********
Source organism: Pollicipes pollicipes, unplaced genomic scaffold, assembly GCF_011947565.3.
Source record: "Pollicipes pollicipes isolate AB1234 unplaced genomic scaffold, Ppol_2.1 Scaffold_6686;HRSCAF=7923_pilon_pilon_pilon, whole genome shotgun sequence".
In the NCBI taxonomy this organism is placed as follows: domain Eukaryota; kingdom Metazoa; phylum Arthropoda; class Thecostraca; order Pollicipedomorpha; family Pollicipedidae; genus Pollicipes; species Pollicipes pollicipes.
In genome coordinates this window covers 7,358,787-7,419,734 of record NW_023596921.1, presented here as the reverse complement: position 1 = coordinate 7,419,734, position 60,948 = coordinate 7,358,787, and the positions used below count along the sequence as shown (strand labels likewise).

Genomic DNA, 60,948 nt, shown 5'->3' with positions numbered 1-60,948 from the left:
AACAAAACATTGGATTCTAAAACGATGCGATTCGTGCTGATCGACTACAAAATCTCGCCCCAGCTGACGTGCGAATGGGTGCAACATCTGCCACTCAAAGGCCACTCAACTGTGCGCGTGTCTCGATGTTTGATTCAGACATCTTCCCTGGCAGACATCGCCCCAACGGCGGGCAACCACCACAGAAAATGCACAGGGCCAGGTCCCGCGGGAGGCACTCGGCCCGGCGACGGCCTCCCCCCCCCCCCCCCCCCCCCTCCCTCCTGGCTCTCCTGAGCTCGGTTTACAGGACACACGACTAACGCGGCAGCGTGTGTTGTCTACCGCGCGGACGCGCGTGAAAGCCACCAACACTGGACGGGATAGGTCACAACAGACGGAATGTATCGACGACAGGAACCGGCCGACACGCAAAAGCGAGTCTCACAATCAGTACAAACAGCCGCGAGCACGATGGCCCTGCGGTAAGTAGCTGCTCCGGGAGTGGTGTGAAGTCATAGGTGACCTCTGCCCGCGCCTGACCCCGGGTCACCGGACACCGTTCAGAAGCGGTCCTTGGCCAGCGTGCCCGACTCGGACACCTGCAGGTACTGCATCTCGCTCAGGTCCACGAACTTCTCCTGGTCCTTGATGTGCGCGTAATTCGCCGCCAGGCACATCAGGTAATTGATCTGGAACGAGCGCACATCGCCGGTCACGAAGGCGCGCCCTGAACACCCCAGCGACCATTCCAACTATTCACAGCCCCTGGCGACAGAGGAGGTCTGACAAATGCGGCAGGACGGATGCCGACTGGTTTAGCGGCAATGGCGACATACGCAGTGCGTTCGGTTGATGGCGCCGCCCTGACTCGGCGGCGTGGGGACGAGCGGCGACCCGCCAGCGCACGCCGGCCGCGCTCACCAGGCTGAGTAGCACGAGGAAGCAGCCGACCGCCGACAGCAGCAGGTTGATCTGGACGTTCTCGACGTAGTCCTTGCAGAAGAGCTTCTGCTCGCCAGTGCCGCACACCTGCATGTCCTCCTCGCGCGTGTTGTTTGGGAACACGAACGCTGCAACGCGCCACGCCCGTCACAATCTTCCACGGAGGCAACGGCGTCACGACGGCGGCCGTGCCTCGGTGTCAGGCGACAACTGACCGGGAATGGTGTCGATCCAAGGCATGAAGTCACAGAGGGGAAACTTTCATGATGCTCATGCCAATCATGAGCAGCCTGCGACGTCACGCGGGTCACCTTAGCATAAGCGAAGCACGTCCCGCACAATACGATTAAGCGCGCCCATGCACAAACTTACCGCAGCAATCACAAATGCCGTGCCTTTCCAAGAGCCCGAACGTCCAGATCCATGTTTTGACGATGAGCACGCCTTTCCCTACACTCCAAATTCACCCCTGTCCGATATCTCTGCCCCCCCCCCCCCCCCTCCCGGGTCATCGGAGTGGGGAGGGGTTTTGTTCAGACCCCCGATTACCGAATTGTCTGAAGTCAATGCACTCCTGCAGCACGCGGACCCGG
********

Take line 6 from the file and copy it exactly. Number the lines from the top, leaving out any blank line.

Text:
AACAAAACATTGGATTCTAAAACGATGCGATTCGTGCTGATCGACTACAAAATCTCGCCCCAGCTGACGTGCGAATGGGTGCAACATCTGCCACTCAAAGGCCACTCAACTGTGCGCGTGTCTCGATGTTTGATTCAGACATCTTCCCTGGCAGACATCGCCCCAACGGCGGGCAACCACCACAGAAAATGCACAGGGCCAGGTCCCGCGGGAGGCACTCGGCCCGGCGACGGCCTCCCCCCCCCCCCCCCCCCCCCTCCCTCCTGGCTCTCCTGAGCTCGGTTTACAGGACACACGACTAACGCGGCAGCGTGTGTTGTCTACCGCGCGGACGCGCGTGAAAGCCACCAACACTGGACGGGATAGGTCACAACAGACGGAATGTATCGACGACAGGAACCGGCCGACACGCAAAAGCGAGTCTCACAATCAGTACAAACAGCCGCGAGCACGATGGCCCTGCGGTAAGTAGCTGCTCCGGGAGTGGTGTGAAGTCATAGGTGACCTCTGCCCGCGCCTGACCCCGGGTCACCGGACACCGTTCAGAAGCGGTCCTTGGCCAGCGTGCCCGACTCGGACACCTGCAGGTACTGCATCTCGCTCAGGTCCACGAACTTCTCCTGGTCCTTGATGTGCGCGTAATTCGCCGCCAGGCACATCAGGTAATTGATCTGGAACGAGCGCACATCGCCGGTCACGAAGGCGCGCCCTGAACACCCCAGCGACCATTCCAACTATTCACAGCCCCTGGCGACAGAGGAGGTCTGACAAATGCGGCAGGACGGATGCCGACTGGTTTAGCGGCAATGGCGACATACGCAGTGCGTTCGGTTGATGGCGCCGCCCTGACTCGGCGGCGTGGGGACGAGCGGCGACCCGCCAGCGCACGCCGGCCGCGCTCACCAGGCTGAGTAGCACGAGGAAGCAGCCGACCGCCGACAGCAGCAGGTTGATCTGGACGTTCTCGACGTAGTCCTTGCAGAAGAGCTTCTGCTCGCCAGTGCCGCACACCTGCATGTCCTCCTCGCGCGTGTTGTTTGGGAACACGAACGCTGCAACGCGCCACGCCCGTCACAATCTTCCACGGAGGCAACGGCGTCACGACGGCGGCCGTGCCTCGGTGTCAGGCGACAACTGACCGGGAATGGTGTCGATCCAAGGCATGAAGTCACAGAGGGGAAACTTTCATGATGCTCATGCCAATCATGAGCAGCCTGCGACGTCACGCGGGTCACCTTAGCATAAGCGAAGCACGTCCCGCACAATACGATTAAGCGCGCCCATGCACAAACTTACCGCAGCAATCACAAATGCCGTGCCTTTCCAAGAGCCCGAACGTCCAGATCCATGTTTTGACGATGAGCACGCCTTTCCCTACACTCCAAATTCACCCCTGTCCGATATCTCTGCCCCCCCCCCCCCCCCTCCCGGGTCATCGGAGTGGGGAGGGGTTTTGTTCAGACCCCCGATTACCGAATTGTCTGAAGTCAATGCACTCCTGCAGCACGCGGACCCGG